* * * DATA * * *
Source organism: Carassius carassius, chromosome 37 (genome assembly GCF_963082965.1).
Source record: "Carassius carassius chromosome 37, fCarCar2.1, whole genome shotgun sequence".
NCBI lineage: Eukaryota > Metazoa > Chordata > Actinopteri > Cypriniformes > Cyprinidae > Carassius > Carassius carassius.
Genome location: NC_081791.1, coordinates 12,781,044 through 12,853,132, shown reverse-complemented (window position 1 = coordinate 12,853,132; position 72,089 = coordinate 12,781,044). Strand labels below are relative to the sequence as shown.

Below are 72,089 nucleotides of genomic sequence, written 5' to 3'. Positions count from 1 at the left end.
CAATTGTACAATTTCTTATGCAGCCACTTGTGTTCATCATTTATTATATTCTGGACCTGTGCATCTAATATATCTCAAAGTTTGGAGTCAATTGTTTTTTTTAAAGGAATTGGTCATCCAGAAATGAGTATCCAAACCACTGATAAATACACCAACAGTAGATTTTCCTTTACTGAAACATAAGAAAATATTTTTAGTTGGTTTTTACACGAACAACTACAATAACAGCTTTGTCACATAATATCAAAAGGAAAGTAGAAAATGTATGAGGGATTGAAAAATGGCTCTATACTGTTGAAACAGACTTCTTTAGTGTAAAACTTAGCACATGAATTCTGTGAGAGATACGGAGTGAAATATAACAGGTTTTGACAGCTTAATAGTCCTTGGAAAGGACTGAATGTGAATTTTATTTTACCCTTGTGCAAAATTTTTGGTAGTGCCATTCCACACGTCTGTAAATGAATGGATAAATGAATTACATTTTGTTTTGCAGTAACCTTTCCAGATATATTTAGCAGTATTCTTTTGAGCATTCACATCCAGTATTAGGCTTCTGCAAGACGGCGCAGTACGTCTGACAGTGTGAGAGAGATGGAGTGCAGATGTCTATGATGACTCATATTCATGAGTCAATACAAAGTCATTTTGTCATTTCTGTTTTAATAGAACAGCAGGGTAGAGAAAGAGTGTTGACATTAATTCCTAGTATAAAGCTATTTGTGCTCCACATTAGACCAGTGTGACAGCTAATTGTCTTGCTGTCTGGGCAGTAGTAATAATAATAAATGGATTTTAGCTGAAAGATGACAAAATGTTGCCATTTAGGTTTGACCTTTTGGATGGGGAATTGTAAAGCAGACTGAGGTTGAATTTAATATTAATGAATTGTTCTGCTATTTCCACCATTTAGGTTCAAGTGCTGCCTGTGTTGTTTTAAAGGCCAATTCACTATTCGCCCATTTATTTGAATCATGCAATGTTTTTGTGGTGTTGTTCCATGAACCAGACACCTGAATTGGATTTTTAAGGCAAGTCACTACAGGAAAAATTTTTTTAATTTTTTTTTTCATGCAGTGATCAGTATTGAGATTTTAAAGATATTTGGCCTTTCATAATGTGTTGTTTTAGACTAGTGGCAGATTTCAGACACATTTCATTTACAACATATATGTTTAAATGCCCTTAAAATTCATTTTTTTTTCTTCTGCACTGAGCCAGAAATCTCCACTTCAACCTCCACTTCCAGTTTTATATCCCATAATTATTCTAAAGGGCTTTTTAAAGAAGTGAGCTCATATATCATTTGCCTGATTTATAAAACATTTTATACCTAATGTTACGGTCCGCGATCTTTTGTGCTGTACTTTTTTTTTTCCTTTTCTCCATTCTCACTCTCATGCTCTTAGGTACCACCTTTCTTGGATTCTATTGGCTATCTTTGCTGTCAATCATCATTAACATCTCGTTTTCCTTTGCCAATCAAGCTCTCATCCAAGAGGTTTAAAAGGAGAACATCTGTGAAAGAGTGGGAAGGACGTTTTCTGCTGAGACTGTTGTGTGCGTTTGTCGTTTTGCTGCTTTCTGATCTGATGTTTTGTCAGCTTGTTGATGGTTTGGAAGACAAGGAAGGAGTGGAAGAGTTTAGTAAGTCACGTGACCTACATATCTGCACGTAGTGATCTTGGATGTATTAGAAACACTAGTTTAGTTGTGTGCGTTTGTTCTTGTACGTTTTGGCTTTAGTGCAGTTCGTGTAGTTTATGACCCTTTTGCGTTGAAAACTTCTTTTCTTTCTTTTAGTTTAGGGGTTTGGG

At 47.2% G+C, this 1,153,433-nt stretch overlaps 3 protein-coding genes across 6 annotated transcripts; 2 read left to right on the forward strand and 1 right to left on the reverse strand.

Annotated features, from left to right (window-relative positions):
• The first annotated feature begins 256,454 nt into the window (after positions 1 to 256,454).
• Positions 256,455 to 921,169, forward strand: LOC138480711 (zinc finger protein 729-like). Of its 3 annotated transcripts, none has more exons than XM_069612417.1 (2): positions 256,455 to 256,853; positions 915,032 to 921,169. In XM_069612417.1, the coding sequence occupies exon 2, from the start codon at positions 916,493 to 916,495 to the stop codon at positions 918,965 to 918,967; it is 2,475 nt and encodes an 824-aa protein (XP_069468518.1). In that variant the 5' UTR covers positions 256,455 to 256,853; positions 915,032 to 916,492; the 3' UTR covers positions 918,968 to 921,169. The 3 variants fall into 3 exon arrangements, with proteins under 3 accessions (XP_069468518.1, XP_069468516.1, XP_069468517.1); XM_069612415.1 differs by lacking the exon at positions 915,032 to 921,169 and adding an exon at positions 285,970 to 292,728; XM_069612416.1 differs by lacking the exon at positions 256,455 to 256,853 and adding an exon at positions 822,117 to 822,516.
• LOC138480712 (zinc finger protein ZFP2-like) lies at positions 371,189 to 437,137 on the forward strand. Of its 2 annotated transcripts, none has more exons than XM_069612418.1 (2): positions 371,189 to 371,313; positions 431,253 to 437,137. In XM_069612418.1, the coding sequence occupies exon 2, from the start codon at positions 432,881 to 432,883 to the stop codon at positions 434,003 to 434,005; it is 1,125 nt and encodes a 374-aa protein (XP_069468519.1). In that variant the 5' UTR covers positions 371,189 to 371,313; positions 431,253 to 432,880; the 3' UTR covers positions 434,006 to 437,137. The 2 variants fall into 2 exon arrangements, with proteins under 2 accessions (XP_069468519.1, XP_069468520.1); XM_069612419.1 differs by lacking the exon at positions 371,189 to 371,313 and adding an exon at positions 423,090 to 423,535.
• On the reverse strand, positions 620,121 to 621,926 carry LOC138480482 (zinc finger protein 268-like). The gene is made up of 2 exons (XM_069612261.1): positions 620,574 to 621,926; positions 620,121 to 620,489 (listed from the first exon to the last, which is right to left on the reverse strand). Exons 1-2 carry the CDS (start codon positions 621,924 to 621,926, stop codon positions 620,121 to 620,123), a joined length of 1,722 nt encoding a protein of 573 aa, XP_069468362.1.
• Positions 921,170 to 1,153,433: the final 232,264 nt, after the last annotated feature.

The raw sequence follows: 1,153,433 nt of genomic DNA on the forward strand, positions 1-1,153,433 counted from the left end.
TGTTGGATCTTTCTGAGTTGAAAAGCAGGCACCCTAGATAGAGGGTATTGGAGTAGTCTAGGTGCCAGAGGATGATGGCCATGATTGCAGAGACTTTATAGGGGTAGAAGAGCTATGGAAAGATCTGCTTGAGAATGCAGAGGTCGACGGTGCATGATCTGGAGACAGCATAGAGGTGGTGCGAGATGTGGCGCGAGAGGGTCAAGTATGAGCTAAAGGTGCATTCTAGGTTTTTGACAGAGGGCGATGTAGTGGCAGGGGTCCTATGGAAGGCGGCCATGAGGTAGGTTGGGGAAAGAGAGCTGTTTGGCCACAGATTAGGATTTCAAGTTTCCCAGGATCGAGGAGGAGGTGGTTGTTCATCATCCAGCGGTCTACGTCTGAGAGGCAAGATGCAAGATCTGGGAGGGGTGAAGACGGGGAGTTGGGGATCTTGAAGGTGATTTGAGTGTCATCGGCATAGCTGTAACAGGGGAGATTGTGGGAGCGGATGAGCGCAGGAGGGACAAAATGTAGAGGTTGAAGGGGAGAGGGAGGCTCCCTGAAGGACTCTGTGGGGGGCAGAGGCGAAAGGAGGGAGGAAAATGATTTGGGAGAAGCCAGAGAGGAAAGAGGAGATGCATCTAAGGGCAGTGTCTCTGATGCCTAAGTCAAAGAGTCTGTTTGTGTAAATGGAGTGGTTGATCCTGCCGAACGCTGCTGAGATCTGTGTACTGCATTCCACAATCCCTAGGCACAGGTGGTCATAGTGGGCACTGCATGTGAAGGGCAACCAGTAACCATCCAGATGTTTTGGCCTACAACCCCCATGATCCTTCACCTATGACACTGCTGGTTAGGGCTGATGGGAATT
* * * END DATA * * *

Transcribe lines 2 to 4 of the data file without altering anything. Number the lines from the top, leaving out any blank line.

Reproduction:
Source record: "Carassius carassius chromosome 37, fCarCar2.1, whole genome shotgun sequence".
NCBI lineage: Eukaryota > Metazoa > Chordata > Actinopteri > Cypriniformes > Cyprinidae > Carassius > Carassius carassius.
Genome location: NC_081791.1, coordinates 12,781,044 through 12,853,132, shown reverse-complemented (window position 1 = coordinate 12,853,132; position 72,089 = coordinate 12,781,044). Strand labels below are relative to the sequence as shown.